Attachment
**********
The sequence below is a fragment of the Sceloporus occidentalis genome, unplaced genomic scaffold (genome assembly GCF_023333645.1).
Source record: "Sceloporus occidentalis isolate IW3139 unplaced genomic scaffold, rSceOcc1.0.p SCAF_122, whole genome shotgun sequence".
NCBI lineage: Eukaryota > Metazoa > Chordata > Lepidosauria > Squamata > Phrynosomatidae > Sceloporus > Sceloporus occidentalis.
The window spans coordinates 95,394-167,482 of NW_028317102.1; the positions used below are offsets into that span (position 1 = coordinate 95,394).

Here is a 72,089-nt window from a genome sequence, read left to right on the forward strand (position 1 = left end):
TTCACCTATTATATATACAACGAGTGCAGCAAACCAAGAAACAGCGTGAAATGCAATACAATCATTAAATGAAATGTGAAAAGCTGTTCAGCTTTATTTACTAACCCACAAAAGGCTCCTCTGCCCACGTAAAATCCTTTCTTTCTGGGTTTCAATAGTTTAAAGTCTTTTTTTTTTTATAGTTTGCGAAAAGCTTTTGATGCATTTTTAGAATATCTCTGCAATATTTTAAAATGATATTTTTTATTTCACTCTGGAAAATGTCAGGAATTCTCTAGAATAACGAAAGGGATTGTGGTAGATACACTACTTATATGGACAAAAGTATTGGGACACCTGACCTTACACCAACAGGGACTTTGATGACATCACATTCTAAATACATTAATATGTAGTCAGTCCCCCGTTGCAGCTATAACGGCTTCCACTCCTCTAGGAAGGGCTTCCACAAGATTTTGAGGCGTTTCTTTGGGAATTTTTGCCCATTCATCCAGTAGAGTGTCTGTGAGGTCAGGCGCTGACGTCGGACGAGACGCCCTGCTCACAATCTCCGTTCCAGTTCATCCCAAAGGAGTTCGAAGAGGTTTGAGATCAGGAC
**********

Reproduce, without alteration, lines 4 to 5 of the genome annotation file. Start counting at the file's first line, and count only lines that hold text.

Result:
The window spans coordinates 95,394-167,482 of NW_028317102.1; the positions used below are offsets into that span (position 1 = coordinate 95,394).

Here is a 72,089-nt window from a genome sequence, read left to right on the forward strand (position 1 = left end):